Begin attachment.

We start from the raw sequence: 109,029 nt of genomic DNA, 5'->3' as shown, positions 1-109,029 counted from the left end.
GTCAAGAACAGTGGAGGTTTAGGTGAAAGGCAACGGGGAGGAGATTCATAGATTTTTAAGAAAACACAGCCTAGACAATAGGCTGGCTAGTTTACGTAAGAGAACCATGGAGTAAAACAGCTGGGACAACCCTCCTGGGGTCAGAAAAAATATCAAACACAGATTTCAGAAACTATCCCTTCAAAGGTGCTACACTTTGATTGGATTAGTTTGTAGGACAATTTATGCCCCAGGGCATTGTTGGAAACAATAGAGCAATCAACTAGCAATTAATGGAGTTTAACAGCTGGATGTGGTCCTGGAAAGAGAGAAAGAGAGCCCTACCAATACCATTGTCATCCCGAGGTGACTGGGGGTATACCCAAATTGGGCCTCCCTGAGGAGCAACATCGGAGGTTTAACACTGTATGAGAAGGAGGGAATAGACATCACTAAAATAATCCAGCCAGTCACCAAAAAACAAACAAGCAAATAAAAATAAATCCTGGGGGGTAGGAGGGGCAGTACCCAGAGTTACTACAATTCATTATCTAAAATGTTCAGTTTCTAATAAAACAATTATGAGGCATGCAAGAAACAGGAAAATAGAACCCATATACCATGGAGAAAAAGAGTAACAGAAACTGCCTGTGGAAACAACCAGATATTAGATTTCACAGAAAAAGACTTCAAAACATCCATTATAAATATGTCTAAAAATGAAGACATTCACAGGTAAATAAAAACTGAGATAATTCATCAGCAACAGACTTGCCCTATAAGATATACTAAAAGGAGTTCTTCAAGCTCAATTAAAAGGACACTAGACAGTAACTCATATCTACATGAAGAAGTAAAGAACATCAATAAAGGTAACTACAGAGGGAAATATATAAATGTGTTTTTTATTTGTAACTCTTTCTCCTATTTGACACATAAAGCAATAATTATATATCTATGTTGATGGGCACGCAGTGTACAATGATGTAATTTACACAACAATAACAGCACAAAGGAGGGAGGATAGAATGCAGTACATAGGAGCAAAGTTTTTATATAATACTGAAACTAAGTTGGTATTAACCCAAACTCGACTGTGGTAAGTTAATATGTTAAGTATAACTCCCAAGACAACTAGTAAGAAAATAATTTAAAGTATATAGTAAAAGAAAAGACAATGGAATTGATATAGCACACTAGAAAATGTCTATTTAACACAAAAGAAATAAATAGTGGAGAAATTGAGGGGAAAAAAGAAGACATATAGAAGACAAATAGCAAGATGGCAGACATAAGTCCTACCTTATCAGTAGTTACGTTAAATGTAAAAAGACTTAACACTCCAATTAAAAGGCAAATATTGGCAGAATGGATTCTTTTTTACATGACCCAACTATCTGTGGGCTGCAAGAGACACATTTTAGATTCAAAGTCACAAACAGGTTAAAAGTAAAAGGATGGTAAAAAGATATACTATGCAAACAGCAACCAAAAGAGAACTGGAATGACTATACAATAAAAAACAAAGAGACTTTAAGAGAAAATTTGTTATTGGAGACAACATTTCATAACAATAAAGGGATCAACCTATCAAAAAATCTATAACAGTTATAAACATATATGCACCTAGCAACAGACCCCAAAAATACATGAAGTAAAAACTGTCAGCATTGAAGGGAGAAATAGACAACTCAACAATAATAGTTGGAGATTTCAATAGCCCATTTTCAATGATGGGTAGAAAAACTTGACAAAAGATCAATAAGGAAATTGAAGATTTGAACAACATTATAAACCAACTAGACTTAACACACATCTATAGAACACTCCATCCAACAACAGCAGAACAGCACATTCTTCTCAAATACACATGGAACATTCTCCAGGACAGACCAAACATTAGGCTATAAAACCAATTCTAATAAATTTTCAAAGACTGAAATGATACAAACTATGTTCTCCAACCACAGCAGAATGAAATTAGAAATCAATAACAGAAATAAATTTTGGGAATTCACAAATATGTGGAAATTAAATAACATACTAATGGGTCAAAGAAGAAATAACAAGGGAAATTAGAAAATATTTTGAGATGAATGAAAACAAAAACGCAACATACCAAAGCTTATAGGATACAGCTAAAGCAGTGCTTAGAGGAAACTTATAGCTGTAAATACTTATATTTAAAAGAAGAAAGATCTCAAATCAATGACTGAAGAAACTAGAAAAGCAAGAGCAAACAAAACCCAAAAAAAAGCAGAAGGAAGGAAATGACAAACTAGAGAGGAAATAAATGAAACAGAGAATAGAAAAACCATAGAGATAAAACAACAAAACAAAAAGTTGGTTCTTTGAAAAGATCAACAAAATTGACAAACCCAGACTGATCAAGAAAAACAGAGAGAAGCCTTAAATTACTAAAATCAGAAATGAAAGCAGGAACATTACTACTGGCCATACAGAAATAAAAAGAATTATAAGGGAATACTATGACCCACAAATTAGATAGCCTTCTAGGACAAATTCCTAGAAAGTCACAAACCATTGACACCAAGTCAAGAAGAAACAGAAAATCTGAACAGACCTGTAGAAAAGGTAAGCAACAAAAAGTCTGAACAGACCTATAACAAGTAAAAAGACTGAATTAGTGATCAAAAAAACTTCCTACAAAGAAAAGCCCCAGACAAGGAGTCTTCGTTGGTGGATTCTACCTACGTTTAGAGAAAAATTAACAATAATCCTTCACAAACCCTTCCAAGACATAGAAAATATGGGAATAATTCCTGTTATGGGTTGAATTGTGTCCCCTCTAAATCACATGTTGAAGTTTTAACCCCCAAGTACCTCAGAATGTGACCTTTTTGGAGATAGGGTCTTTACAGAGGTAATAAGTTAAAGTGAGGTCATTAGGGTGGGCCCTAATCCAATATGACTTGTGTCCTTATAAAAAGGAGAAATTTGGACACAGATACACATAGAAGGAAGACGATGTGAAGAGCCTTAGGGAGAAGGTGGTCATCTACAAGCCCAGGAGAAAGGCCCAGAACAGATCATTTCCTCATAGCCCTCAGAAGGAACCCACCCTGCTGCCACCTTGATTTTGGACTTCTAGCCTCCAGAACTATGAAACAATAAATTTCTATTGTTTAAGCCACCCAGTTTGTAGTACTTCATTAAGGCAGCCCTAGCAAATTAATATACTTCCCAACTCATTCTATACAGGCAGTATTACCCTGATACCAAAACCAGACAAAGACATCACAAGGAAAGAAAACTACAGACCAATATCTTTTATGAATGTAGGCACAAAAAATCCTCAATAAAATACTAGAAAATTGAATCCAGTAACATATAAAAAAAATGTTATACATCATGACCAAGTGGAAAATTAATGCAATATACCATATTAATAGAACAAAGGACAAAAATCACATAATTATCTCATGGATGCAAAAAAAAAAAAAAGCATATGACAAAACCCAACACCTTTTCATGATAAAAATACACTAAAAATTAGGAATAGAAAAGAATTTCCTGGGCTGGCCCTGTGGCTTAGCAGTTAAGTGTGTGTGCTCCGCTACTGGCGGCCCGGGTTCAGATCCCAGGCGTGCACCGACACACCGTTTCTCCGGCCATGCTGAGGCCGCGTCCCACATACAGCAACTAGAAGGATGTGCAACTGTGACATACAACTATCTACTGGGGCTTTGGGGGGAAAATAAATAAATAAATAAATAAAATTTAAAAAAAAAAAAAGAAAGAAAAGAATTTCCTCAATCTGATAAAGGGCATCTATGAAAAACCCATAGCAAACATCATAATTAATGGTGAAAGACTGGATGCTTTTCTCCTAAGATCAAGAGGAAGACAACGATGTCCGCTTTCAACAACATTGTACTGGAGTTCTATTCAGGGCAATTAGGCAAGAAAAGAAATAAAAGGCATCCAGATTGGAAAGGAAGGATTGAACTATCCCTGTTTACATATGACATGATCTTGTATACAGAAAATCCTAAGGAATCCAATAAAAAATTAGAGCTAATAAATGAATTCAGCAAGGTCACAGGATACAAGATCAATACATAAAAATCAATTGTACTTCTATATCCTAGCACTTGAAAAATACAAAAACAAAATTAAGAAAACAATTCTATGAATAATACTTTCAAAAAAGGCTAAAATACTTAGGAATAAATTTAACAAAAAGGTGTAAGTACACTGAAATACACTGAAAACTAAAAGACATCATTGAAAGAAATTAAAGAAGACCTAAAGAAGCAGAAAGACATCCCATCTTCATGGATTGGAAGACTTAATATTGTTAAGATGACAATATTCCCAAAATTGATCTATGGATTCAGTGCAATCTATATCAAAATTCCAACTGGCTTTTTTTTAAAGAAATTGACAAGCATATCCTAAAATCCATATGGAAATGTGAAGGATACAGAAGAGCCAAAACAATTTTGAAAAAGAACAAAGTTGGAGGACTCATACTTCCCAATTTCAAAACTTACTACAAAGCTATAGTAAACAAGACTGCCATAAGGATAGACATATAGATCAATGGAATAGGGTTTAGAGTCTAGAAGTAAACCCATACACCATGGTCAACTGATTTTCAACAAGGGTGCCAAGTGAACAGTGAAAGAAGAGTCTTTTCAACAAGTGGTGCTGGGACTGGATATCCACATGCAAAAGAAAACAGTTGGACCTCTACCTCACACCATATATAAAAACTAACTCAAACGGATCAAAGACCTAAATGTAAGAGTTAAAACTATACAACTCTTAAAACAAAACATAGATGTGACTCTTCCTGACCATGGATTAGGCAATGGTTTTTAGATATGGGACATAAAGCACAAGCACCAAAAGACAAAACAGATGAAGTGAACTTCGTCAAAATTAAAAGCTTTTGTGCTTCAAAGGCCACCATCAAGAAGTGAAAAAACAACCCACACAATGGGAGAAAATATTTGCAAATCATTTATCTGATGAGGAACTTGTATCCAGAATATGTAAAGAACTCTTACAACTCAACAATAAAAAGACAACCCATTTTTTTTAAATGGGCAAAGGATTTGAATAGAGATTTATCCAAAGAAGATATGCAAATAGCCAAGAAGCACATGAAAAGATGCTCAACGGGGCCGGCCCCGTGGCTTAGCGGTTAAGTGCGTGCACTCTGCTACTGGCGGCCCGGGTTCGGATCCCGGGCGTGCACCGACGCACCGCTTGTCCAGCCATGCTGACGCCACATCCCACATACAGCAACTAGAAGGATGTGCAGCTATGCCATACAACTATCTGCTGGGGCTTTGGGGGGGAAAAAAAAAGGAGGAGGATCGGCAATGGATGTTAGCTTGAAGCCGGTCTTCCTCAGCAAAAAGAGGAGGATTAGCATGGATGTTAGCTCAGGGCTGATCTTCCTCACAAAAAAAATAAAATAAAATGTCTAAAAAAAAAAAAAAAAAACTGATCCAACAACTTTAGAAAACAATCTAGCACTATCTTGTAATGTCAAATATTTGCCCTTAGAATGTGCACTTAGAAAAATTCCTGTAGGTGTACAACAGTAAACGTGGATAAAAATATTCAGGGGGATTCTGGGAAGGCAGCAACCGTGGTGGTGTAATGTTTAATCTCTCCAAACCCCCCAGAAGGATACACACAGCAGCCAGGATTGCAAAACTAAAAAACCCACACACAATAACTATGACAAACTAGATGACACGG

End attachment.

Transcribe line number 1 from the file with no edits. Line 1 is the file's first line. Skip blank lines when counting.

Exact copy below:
We start from the raw sequence: 109,029 nt of genomic DNA, 5'->3' as shown, positions 1-109,029 counted from the left end.